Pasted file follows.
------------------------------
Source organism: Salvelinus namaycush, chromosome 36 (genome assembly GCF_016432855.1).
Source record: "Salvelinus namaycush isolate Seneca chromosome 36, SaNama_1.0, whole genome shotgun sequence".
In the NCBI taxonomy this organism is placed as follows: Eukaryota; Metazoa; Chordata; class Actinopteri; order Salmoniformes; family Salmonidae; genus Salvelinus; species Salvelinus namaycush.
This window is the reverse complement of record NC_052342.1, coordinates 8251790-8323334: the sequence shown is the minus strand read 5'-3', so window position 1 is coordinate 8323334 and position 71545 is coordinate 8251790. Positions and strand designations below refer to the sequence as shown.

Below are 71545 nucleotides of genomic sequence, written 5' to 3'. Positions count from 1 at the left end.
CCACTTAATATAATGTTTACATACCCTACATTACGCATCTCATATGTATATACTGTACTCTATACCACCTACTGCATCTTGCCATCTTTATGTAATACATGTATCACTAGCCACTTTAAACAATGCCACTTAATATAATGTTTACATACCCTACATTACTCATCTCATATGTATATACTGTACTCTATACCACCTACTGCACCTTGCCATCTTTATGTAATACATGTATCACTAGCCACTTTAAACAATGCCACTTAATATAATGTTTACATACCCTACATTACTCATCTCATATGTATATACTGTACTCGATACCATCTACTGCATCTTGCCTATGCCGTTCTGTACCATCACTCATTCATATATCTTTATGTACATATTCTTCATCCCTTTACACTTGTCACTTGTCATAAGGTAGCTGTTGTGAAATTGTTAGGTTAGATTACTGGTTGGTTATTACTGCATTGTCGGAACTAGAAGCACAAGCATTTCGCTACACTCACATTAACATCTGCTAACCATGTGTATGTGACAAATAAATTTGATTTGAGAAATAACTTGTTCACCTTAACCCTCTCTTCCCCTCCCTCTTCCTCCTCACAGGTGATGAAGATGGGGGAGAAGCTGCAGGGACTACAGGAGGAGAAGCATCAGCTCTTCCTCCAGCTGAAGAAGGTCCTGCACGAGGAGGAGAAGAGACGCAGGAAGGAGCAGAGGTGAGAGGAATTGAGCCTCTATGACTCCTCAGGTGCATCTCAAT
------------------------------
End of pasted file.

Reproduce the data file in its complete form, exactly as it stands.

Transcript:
Source organism: Salvelinus namaycush, chromosome 36 (genome assembly GCF_016432855.1).
Source record: "Salvelinus namaycush isolate Seneca chromosome 36, SaNama_1.0, whole genome shotgun sequence".
In the NCBI taxonomy this organism is placed as follows: Eukaryota; Metazoa; Chordata; class Actinopteri; order Salmoniformes; family Salmonidae; genus Salvelinus; species Salvelinus namaycush.
This window is the reverse complement of record NC_052342.1, coordinates 8251790-8323334: the sequence shown is the minus strand read 5'-3', so window position 1 is coordinate 8323334 and position 71545 is coordinate 8251790. Positions and strand designations below refer to the sequence as shown.

Below are 71545 nucleotides of genomic sequence, written 5' to 3'. Positions count from 1 at the left end.
CCACTTAATATAATGTTTACATACCCTACATTACGCATCTCATATGTATATACTGTACTCTATACCACCTACTGCATCTTGCCATCTTTATGTAATACATGTATCACTAGCCACTTTAAACAATGCCACTTAATATAATGTTTACATACCCTACATTACTCATCTCATATGTATATACTGTACTCTATACCACCTACTGCACCTTGCCATCTTTATGTAATACATGTATCACTAGCCACTTTAAACAATGCCACTTAATATAATGTTTACATACCCTACATTACTCATCTCATATGTATATACTGTACTCGATACCATCTACTGCATCTTGCCTATGCCGTTCTGTACCATCACTCATTCATATATCTTTATGTACATATTCTTCATCCCTTTACACTTGTCACTTGTCATAAGGTAGCTGTTGTGAAATTGTTAGGTTAGATTACTGGTTGGTTATTACTGCATTGTCGGAACTAGAAGCACAAGCATTTCGCTACACTCACATTAACATCTGCTAACCATGTGTATGTGACAAATAAATTTGATTTGAGAAATAACTTGTTCACCTTAACCCTCTCTTCCCCTCCCTCTTCCTCCTCACAGGTGATGAAGATGGGGGAGAAGCTGCAGGGACTACAGGAGGAGAAGCATCAGCTCTTCCTCCAGCTGAAGAAGGTCCTGCACGAGGAGGAGAAGAGACGCAGGAAGGAGCAGAGGTGAGAGGAATTGAGCCTCTATGACTCCTCAGGTGCATCTCAAT